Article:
Chittagong Hill Tracts: Indigenous People Press for Recognition
Renewing demands for the government to recognize them as indigenous people instead of ethnic communities, indigenous peoples formed a human chain in Tangail last week and submitted a memorandum to the Prime Minister articulating their demands in detail.
Below is an article published by Daily Star:
Indigenous people of different communities in Tangail district yesterday [April 6, 2011] formed a human chain and held a press conference to press for their seven-point demands including constitutional recognition as 'adivasi' (indigenous people) instead of 'khudra nri ghoshthi' (small ethnic community).
Later they submitted a memorandum to the prime minister through Tangail deputy commissioner demanding the same.
Hundreds of indigenous people including Garo, Koch, Rajbongshi and others from different parts of the district came to Tangail town in the morning and formed a human chain in front of the deputy commissioner's office.
Their demands include constitutional recognition of over 46 indigenous communities of the country as 'adivasi', preservation of seats of parliament and local government bodies for the indigenous communities in the areas inhabited by them, constitutional safeguard not to change or cancel the constitutional and legal protections of the indigenous communities without their consent and constitutional recognition of the indigenous people's traditional rights on lands and natural resources.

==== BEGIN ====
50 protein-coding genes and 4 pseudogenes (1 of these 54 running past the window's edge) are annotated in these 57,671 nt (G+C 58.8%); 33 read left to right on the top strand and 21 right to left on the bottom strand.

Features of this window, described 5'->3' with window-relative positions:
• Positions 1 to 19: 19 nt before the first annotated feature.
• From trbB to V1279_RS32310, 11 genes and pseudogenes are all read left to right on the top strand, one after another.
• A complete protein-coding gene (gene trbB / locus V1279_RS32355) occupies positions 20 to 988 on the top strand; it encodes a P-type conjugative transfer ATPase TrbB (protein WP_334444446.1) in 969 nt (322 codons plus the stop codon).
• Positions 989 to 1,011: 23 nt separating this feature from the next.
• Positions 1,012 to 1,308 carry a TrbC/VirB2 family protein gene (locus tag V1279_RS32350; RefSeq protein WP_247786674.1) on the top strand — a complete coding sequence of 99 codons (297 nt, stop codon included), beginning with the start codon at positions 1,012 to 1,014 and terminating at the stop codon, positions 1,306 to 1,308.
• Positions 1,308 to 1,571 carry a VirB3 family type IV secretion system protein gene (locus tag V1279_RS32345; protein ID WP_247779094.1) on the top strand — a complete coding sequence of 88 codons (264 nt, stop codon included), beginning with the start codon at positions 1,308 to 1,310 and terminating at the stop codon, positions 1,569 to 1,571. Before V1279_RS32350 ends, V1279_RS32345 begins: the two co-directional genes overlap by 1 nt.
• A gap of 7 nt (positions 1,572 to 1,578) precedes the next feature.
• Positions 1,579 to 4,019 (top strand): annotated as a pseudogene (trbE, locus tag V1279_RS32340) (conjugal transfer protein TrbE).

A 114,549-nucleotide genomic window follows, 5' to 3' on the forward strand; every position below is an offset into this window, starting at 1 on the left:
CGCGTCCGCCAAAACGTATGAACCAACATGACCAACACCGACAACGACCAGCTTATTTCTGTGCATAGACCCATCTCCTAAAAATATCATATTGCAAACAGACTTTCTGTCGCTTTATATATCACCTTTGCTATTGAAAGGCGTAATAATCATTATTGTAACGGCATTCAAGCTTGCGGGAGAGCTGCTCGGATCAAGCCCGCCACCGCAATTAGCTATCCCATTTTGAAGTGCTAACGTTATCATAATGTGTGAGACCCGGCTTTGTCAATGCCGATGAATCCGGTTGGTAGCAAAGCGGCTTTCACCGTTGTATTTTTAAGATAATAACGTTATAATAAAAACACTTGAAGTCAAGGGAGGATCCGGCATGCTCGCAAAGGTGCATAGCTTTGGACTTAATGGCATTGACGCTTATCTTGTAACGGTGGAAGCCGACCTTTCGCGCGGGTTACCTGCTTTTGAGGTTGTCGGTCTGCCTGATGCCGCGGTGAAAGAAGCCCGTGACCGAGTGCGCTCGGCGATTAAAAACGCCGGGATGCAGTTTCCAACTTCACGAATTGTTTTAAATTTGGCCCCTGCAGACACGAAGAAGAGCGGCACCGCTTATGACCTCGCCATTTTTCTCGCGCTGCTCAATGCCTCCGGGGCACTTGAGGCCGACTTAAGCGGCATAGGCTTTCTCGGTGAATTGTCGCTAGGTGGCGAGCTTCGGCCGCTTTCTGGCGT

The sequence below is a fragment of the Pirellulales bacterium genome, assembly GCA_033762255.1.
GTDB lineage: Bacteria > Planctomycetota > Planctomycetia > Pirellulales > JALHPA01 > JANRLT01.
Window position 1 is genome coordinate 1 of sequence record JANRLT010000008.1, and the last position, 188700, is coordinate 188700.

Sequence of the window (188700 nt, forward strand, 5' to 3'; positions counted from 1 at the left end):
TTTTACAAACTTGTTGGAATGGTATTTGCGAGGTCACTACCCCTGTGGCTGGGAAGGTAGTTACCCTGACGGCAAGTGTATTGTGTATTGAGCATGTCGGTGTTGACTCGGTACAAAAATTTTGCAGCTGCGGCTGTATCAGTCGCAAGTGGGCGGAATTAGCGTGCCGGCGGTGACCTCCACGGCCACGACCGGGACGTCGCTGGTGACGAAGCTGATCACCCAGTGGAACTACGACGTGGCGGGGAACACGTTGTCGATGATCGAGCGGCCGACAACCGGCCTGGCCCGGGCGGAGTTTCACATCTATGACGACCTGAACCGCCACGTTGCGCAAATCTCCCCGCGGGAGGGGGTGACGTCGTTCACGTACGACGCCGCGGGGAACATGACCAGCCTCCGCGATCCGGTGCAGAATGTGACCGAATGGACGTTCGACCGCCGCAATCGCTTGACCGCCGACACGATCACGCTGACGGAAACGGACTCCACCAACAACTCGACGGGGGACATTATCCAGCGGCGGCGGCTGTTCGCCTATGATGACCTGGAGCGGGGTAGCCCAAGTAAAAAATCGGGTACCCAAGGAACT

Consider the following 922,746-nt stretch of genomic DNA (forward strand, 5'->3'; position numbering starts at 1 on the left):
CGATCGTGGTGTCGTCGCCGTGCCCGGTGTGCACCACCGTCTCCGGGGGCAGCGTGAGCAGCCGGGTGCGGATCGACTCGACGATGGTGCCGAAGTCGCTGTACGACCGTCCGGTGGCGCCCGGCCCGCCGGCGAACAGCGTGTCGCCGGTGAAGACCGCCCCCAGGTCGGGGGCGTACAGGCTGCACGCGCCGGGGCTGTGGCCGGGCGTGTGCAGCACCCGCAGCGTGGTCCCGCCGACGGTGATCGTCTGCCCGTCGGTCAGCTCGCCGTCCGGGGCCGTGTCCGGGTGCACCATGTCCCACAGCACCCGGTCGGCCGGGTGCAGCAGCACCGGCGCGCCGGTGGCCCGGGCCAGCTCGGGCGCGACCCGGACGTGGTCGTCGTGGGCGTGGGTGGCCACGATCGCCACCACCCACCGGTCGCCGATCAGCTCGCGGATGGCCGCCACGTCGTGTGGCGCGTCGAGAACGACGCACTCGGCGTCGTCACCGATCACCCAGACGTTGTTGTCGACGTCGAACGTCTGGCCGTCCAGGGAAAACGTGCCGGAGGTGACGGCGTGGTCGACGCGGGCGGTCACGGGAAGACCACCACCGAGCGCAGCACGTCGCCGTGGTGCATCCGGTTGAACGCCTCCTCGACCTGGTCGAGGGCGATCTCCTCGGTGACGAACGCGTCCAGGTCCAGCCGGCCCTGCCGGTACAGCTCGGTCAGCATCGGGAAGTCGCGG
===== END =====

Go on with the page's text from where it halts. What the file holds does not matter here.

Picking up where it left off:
They also demanded taking the indigenous communities' opinions on the proposed amendment to forest act, wildlife preservation act and enemy property handover act, cancellation of the Gazette of 1984 and Atia Ordinance of 1982 in Madhupur forests and also proper management of indigenous peoples' lands as well as demarcation of the indigenous villages and full implementation of the CHT peace accord signed in 1997.
"Around 30 lakh people of 45 indigenous communities of the country including around 60,000 in Tangail district have yet to get their constitutional recognition. But it is essential in view of national solidarity, development, democracy and human rights of the country," said Eugene Nokrek, president of Joinshahi Adivasi Unnayan Parishad, reading out a written speech at a press conference at Tangail Press Club.
He expressed concern about the March 15 comment of Suranjit Sen Gupta, co-chairman of special parliamentary committee on constitution amendment affairs, that the parliamentary committee has decided to give constitutional recognition to the indigenous communities of the country as 'khudra nri ghoshthi' (small ethnic community) instead of 'adivasi' (indigenous people).
Giving different logics in favour of their demand of recognition as indigenous, he cited examples of different countries including Philippines, India, Malaysia and Japan.
Among others, indigenous leaders from Madhupur Ajoy A Mree, president of ACDF, Babul D' Nokrek, president of AGYA, and Maloty Nokrek, president of Achik Michik Society, were present at the press conference.